Chris Christie: Fighting Stigma is Crucial to Defeating Drug Crisis

By Victoria Kim 12/27/17

The outgoing governor believes that once stigma is removed, people impacted by the drug crisis will take to the streets and demand a government response.

Chris Christie

The conversation about addiction has changed. There’s more compassion, more legislation, and support in favor of treating people living with what we now call “substance use disorder.” But stigma against people who use drugs is still alive and well, and it is hindering efforts to alleviate the drug crisis, said New Jersey Governor Chris Christie.

“We will have seen that we’ve begun to remove the stigma of this disease when the people who are impacted are willing to show their face and march and demand, from their government, a response,” said Christie, whose term as governor ends in January. “They don’t march today because they are ashamed to march, because they don’t want to be identified.”

The governor compared the opioid crisis to the AIDS/HIV crisis during the ‘80s and ‘90s. “People considered AIDS, if you remember, at the beginning of the AIDS epidemic as something people did to themselves,” he said in April. “We have the same feeling today about drug abuse—if you never tried it in the first place you wouldn’t have these problems. We rejected that approach with HIV/AIDS and we need today to reject that approach on the treatment of drug abuse.”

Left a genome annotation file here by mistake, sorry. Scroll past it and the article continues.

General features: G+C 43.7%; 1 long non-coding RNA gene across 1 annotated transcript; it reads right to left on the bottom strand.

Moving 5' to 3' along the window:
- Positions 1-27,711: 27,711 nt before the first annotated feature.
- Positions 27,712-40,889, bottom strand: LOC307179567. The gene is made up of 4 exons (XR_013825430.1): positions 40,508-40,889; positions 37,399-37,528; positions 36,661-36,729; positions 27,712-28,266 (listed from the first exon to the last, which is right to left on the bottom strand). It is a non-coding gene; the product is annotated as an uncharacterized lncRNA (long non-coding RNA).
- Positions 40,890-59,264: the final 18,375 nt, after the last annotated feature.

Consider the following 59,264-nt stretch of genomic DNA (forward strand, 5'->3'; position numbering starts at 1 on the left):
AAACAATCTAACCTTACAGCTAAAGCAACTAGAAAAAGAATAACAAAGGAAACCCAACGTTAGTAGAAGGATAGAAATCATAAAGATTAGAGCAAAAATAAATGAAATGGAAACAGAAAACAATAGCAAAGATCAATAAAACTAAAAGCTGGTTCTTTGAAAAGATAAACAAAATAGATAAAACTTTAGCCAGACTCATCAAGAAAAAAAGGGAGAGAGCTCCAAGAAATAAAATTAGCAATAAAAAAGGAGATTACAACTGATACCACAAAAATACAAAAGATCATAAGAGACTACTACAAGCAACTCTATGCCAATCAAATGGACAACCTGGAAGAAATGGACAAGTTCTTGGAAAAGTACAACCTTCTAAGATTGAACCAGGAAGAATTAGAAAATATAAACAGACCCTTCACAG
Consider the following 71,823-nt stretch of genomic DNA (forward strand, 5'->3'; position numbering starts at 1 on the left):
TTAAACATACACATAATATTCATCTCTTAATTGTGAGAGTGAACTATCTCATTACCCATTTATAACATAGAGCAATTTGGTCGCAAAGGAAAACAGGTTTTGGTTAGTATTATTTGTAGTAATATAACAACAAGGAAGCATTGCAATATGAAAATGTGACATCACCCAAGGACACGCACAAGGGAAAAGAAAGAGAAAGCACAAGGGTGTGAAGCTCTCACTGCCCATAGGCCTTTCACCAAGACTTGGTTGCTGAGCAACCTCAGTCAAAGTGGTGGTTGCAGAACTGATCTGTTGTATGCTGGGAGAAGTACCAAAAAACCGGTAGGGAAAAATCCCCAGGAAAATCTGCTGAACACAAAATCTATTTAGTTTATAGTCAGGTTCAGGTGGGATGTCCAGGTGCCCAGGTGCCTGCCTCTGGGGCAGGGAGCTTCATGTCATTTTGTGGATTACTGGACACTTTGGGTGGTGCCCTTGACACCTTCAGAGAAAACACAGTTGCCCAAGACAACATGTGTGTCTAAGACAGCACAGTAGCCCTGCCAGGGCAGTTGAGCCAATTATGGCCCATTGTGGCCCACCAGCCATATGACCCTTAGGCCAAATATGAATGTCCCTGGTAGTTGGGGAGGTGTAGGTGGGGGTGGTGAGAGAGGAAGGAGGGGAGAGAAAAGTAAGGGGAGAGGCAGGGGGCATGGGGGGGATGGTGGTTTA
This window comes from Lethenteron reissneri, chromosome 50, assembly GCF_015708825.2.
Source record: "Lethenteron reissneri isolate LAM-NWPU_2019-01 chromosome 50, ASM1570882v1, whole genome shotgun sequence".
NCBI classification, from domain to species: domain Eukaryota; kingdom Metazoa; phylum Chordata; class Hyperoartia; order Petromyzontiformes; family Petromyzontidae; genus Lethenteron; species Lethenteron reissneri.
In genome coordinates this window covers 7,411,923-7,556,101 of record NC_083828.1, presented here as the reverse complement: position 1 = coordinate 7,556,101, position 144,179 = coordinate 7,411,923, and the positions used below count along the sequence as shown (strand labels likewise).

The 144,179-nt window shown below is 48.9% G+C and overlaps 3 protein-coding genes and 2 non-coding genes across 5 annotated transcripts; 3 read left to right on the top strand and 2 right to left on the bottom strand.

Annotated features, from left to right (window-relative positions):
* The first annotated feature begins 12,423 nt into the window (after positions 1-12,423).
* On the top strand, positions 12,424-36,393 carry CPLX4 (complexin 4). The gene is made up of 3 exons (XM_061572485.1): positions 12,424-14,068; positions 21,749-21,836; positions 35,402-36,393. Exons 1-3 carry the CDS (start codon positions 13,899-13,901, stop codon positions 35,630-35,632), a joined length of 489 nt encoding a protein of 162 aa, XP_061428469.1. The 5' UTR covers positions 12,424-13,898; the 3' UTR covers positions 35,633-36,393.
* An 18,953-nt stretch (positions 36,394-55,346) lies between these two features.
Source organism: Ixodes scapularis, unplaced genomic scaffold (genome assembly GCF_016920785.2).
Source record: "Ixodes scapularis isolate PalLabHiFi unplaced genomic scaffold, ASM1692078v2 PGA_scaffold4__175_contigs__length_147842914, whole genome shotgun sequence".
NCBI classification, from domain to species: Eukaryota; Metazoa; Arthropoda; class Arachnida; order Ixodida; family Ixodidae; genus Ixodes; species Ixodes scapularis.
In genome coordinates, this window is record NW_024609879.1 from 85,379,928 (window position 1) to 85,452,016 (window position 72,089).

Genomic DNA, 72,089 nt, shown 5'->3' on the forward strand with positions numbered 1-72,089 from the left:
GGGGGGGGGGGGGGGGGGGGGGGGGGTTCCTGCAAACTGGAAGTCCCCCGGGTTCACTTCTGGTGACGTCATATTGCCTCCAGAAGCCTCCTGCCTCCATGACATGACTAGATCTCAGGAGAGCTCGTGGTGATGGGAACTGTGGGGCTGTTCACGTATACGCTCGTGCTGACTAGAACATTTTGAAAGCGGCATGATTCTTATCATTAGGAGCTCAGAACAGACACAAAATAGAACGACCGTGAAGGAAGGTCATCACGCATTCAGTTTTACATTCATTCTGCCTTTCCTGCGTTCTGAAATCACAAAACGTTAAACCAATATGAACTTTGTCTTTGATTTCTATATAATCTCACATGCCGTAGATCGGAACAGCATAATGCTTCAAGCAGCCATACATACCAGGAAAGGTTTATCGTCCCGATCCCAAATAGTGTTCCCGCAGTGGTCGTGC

Christie reiterated this point, explaining that stigma still prevents many people from getting help. The Washington Times cited a 2014 survey that showed that 1 in 10 people in need of treatment will receive it; while a fifth of people who use drugs say they do not feel comfortable seeking help for substance use disorder because of a fear that they will be shunned.

But slowly, the addiction/recovery community is coming out of the “shadows,” so to speak, through outlets like The Fix and I Am Not Anonymous, a unique project that’s taking back the addiction/recovery narrative by putting faces and names to every story.

Shatterproof is another organization that works to change the conversation and “reduce the stigma and secrecy” about substance use disorder.

“We need to tell more and more stories of successful people who are in recovery,” said Shatterproof CEO Gary Mendell, according to the Washington Times. “I think society is starting to get it, but I think we need to get more and more stories out there.”

Mendell lost his own son to suicide in 2011. He knows firsthand the damage that stigma can cause. “He did not overdose. Tragically, he took his own life. He hadn’t used a substance in 13 months, but he took his own life. It was all about shame and stigma,” said Mendell.

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Victoria is interested in anything that has to do with how mind-altering substances impact society. Find Victoria on LinkedIn or Tumblr